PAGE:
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US ELECTIONS: Panelists say Biden win would benefit renewables investments

Highlights

Coronavirus caused negative credit ratings for industry

De-carbonization transformation is well underway

California markets focusing on resource adequacy

Houston — A Biden presidency would help drive renewable investments, boost energy storage and support offshore wind policy after the industry's credit rating went negative when the coronavirus pandemic hit the US, participants in a power markets' panel discussion said Oct. 28.

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The Democrat's proposal to accelerate clean energy is not new, Gabe Grosberg, senior director of North American Regulated Utilities at S&P Global Ratings, said Oct. 28 during the "Financing and the power markets" panel of S&P Global Platts' 22nd annual Financing US Power Virtual Conference.

The renewable industry has reduced greenhouse gases 30% in the last decade and this pace will continue regardless of the administration in place, Grosberg said, adding the reduction on greenhouse gases was not driven by federal mandate.

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"This industry has done an incredible job transforming itself and we expect that transformation to continue," he said. "Accelerating the pace is what the voters want and what the industry wants."

Congress has been supportive of tax credits for the power sector, said Charlie Wilson, managing director of structured finance at Duke Energy, while the Trump administration has been phasing out those tax credits, although something new could come along under another Trump presidency.

"The real upside will be a Biden administration, especially if they are able to get control of the Senate," Wilson said about the 28% tax rate increase. "It's actually good for the tax equity market ... because of the higher tax base that will be created there."

The de-carbonization transformation is well underway and the government still needs to be an important driver of that change, said Drew Murphy, senior vice president of strategy and corporate development for Edison International.

Biden's clean energy plan will be good for the industry and there is expected to be support for storage and policy support for offshore wind, Murphy said. Long term, the industry expects continuing support and development of renewables.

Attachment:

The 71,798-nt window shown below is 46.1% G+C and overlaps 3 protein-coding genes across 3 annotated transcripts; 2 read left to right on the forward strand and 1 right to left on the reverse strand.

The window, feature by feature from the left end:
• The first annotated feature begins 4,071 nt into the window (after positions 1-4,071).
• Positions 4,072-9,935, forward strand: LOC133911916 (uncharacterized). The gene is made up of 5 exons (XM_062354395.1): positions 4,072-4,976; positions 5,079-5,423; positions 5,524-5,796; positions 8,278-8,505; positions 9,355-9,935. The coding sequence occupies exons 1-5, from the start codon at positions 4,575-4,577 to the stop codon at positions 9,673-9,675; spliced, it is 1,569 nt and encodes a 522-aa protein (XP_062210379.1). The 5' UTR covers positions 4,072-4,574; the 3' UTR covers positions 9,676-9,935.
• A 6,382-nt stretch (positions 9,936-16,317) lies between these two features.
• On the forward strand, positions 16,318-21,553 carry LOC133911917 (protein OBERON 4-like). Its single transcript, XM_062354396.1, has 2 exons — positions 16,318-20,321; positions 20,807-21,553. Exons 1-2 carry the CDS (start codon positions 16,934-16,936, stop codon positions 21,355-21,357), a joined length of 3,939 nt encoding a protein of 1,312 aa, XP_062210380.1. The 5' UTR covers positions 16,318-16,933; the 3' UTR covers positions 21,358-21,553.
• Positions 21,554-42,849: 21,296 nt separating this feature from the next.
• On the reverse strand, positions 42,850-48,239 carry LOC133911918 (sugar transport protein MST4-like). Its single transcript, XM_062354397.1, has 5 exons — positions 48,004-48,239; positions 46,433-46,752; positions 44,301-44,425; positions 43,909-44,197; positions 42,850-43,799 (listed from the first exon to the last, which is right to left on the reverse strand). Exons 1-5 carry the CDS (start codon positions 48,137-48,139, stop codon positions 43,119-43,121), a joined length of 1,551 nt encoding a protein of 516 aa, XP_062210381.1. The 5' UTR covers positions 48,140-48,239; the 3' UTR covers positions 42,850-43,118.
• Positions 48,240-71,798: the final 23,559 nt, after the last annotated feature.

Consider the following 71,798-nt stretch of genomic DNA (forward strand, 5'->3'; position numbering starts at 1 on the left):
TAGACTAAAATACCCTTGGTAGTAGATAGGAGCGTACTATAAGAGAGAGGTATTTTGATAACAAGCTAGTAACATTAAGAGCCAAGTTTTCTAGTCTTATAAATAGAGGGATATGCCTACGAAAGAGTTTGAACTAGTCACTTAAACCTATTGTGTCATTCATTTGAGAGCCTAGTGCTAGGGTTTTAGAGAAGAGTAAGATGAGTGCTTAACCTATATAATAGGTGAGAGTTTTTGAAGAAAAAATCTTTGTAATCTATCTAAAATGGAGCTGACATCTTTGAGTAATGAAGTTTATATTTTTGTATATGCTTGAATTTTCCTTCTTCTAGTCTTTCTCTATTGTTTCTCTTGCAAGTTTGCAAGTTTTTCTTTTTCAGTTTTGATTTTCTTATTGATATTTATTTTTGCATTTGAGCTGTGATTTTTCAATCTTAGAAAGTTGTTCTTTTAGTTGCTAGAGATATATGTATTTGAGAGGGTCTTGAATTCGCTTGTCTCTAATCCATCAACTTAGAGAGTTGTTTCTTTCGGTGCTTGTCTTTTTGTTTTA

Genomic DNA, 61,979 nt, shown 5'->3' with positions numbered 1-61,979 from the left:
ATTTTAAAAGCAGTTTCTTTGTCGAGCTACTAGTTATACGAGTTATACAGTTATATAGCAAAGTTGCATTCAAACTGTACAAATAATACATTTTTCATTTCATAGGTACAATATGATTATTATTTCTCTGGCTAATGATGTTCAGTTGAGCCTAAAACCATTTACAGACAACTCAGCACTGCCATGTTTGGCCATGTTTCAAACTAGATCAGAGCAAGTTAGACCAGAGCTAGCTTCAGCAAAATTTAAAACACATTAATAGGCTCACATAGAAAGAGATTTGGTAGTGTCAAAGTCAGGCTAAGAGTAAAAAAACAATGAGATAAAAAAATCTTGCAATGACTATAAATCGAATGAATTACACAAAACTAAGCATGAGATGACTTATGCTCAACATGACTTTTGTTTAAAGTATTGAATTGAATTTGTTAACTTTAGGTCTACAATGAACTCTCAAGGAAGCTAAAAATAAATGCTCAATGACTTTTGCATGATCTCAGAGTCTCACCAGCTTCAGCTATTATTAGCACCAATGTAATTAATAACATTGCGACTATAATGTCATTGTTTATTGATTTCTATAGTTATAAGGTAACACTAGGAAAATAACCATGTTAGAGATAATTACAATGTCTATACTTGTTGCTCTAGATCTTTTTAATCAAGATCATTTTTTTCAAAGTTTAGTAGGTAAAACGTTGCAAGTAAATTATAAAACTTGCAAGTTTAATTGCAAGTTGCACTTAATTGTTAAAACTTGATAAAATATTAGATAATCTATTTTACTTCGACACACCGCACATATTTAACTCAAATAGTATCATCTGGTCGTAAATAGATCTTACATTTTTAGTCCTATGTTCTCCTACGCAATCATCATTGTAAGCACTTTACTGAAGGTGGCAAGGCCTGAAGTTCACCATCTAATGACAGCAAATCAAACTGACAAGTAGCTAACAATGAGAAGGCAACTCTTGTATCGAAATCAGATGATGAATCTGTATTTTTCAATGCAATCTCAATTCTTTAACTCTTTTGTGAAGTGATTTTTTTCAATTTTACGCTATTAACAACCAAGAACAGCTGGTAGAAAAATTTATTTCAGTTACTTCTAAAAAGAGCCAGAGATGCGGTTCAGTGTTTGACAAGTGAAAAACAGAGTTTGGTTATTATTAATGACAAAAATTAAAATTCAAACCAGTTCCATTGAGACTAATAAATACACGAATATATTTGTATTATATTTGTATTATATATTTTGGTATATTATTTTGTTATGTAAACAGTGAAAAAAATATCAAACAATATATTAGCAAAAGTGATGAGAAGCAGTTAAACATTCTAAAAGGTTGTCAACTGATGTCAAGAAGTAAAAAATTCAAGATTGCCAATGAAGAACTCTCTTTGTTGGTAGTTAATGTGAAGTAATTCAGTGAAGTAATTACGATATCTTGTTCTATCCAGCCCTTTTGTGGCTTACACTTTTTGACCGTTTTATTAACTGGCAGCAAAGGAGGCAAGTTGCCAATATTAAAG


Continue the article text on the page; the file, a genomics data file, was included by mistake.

Coronavirus impact

"The market was very busy leading up to March when COVID hit," Wilson said.

The market froze in place in March as companies focused on what they were already committed to, Wilson said, adding renewable deals are very complicated, take a long time and are very structured. While there was concern of people backing away from deal, Wilson said they were very encouraged to see a large number of deals done.

While there has been a slowdown in clean energy adoptions, such as customers putting off behind-the-meter rooftop solar, "we don't think that continues long term," Edison's Murphy said.

Electric vehicle adoption will transform the transportation industry in the next 15-20 years, Murphy said. While EV sales are flat year on year, "we'll probably see that pick up again once we get more certainty on the financial situation," he said.

Credit ratings

"It's been an incredibly interesting year in credit ratings," Grosberg said.

A year ago, 25% of utilities has a negative outlook, which improved to 18% in the first quarter, Grosberg said, adding that once the coronavirus hit, the entire industry went negative.

Throughout the pandemic, companies decreased operations and maintenance costs, and delayed rate cases, Grosberg said, adding "we're seeing a much worse outlook."

Many factors were at play and in the West that involved wildfires, he said.

"The utilities continue to do a very good job in not being a cause," Grosberg said about a lot of external factors at play.

More and more companies are operating very close to the downgrade threshold, which is not always a bad thing, Grosberg said.

"Strategically, it can make a lot of sense for a company," he said. "So much change is happening within the industry."

California wildfires, resource adequacy

Resource adequacy needs are a focus in California and there is a need for additional capacity around the 2024 timeframe, Murphy said.

"We still think there will be a need for gas generation, some of it will be zero carbon, so hydrogen," he said.

All load-serving entities have to meet their resource adequacy requirements and Public Utility Commission enforcement is critical, Murphy said.

The California Independent System Operator, California Public Utilities Commission and California Energy Commission issued a Preliminary Root Cause Analysis of the August heat wave and outages finding "resource planning targets have not evolved to keep pace with climate change-induced extreme weather events" and outlined actions needed "to mitigate electricity shortages and ensure delivery of clean, reliable and affordable energy."

Murphy agrees there was no one major system failure, but a lot of coincidental issues that occurred at once. The climate change situation is not unique to California, Murphy said, adding a big focus for Edison is how to be more resilient.

The focus long term is to decarbonize the power system, which means reliability resources are needed, with new generation needs around 2024 or 2026, Murphy said, adding it will be a great opportunity to invest in renewables and storage.